New work dispute resolution system launches
Lawyers express concern at some elements of the changes
Minister for Jobs, Enterprise and Innovation Richard Bruton. Photograph: Alan Betson
The most fundamental reforms to the State’s industrial relations machinery in 70 years come into effect today.
The five bodies responsible for dealing with disputes in the workplace will be merged into two organisations in a move the Government has argued will provide a better service at less cost to the State, employers and employees.
This body will incorporate the functions of the Labour Relations Commission, the National Employment Rights Authority and the Equality Tribunal, as well as the first instance functions of the Employment Appeals Tribunal and some first instance functions previously with the Labour Court.
The Labour Court will be established as the court of appeal for decision of the Workplace Relations Commission .
A fourth division has been added to the Labour Court and two additional deputy chairs have been appointed in a restructuring which will see a doubling of its workload.
“If we are to deliver full employment in the coming years, we must have modern, flexible workplace relations institutions providing world-class services at low cost to employers and employees,” said Mr Bruton. “The system that was in place to resolve workplace disputes in 2011, which had grown up in a haphazard way over years, was far from that, characterised by forum-shopping, overlapping claims, delays and a high degree of formality.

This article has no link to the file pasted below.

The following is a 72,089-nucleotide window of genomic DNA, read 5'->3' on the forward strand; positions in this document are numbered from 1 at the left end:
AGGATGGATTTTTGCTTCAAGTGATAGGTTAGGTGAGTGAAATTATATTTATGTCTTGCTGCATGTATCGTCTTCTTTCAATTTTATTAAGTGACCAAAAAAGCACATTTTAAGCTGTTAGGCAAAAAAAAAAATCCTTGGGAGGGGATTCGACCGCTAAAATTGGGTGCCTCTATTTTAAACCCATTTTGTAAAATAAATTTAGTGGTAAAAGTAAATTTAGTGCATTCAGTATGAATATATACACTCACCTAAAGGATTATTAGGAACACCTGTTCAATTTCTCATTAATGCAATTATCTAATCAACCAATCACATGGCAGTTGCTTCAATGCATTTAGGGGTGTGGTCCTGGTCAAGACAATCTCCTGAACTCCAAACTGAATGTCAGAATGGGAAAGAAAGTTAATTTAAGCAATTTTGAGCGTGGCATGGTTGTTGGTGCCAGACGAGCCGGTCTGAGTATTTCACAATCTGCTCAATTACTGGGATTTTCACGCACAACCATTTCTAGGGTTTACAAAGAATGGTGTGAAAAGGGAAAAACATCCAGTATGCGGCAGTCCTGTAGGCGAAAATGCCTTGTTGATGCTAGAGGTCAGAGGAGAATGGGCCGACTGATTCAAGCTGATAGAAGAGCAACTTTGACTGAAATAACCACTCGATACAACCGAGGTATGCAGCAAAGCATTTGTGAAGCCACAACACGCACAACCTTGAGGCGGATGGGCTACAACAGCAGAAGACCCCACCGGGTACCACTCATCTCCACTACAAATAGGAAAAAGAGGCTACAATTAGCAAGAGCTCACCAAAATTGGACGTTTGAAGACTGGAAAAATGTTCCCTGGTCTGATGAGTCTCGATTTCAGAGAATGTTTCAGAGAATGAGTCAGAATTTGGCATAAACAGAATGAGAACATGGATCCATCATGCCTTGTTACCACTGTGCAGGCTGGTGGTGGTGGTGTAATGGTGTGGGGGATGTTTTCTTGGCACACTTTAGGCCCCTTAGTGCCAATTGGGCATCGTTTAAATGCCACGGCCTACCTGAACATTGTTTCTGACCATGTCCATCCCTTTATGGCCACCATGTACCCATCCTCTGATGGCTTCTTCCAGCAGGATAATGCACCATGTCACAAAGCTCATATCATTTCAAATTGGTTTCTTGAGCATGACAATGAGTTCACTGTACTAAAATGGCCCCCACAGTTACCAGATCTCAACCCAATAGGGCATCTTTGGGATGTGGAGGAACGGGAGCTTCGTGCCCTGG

However, solicitors have expressed concern that, under the new reforms, initial hearings in employment disputes before an adjudication officer will be held in private. Up to now hearings of the Employment Appeals Tribunal have generally been held in public.
Under the new reforms appeals to the Labour Court will be open to the public.
Maura Connolly, chair of the Law Society’s Employment and Equality Law Committee, said: “We welcome the new legislation insofar as it has simplified and streamlined certain important aspects of the process of seeking redress in employment matters.”
But she said solicitors were worried about provisions which provided that initial hearings before an adjudication officer “shall be conducted otherwise than in public”.